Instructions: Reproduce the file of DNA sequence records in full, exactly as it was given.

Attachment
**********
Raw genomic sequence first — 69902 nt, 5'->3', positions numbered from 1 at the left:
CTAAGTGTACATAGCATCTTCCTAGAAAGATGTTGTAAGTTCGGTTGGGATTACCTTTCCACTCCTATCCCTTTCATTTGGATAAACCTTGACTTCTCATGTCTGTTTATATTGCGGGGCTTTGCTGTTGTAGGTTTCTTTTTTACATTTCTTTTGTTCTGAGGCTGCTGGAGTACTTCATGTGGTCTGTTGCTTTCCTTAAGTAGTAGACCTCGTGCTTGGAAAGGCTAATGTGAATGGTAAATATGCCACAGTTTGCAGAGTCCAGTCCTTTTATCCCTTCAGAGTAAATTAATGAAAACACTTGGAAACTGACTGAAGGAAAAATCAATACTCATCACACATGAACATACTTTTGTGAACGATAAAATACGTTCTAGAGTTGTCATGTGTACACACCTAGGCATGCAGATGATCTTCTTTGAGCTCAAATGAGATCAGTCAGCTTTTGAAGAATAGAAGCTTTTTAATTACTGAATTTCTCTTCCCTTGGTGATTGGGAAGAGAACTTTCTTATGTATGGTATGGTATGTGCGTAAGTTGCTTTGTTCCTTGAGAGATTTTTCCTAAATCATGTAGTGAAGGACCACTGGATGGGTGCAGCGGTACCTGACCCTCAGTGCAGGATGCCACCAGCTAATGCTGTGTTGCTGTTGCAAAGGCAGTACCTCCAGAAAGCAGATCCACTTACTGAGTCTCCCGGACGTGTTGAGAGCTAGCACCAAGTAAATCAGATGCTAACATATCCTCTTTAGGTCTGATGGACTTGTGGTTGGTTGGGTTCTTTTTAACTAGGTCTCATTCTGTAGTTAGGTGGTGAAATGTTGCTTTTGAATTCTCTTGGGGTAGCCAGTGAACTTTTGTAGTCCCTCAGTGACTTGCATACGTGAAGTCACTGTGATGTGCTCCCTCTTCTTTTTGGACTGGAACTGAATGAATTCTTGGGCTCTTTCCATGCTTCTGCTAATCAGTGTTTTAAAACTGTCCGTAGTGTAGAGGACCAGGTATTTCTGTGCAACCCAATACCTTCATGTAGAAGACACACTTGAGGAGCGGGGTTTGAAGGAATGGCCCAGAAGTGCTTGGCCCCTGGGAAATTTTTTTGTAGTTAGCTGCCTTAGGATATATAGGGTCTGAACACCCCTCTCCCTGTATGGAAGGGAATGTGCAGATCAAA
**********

Raw genomic sequence first — 69902 nt, 5'->3', positions numbered from 1 at the left:
CTAAGTGTACATAGCATCTTCCTAGAAAGATGTTGTAAGTTCGGTTGGGATTACCTTTCCACTCCTATCCCTTTCATTTGGATAAACCTTGACTTCTCATGTCTGTTTATATTGCGGGGCTTTGCTGTTGTAGGTTTCTTTTTTACATTTCTTTTGTTCTGAGGCTGCTGGAGTACTTCATGTGGTCTGTTGCTTTCCTTAAGTAGTAGACCTCGTGCTTGGAAAGGCTAATGTGAATGGTAAATATGCCACAGTTTGCAGAGTCCAGTCCTTTTATCCCTTCAGAGTAAATTAATGAAAACACTTGGAAACTGACTGAAGGAAAAATCAATACTCATCACACATGAACATACTTTTGTGAACGATAAAATACGTTCTAGAGTTGTCATGTGTACACACCTAGGCATGCAGATGATCTTCTTTGAGCTCAAATGAGATCAGTCAGCTTTTGAAGAATAGAAGCTTTTTAATTACTGAATTTCTCTTCCCTTGGTGATTGGGAAGAGAACTTTCTTATGTATGGTATGGTATGTGCGTAAGTTGCTTTGTTCCTTGAGAGATTTTTCCTAAATCATGTAGTGAAGGACCACTGGATGGGTGCAGCGGTACCTGACCCTCAGTGCAGGATGCCACCAGCTAATGCTGTGTTGCTGTTGCAAAGGCAGTACCTCCAGAAAGCAGATCCACTTACTGAGTCTCCCGGACGTGTTGAGAGCTAGCACCAAGTAAATCAGATGCTAACATATCCTCTTTAGGTCTGATGGACTTGTGGTTGGTTGGGTTCTTTTTAACTAGGTCTCATTCTGTAGTTAGGTGGTGAAATGTTGCTTTTGAATTCTCTTGGGGTAGCCAGTGAACTTTTGTAGTCCCTCAGTGACTTGCATACGTGAAGTCACTGTGATGTGCTCCCTCTTCTTTTTGGACTGGAACTGAATGAATTCTTGGGCTCTTTCCATGCTTCTGCTAATCAGTGTTTTAAAACTGTCCGTAGTGTAGAGGACCAGGTATTTCTGTGCAACCCAATACCTTCATGTAGAAGACACACTTGAGGAGCGGGGTTTGAAGGAATGGCCCAGAAGTGCTTGGCCCCTGGGAAATTTTTTTGTAGTTAGCTGCCTTAGGATATATAGGGTCTGAACACCCCTCTCCCTGTATGGAAGGGAATGTGCAGATCAAA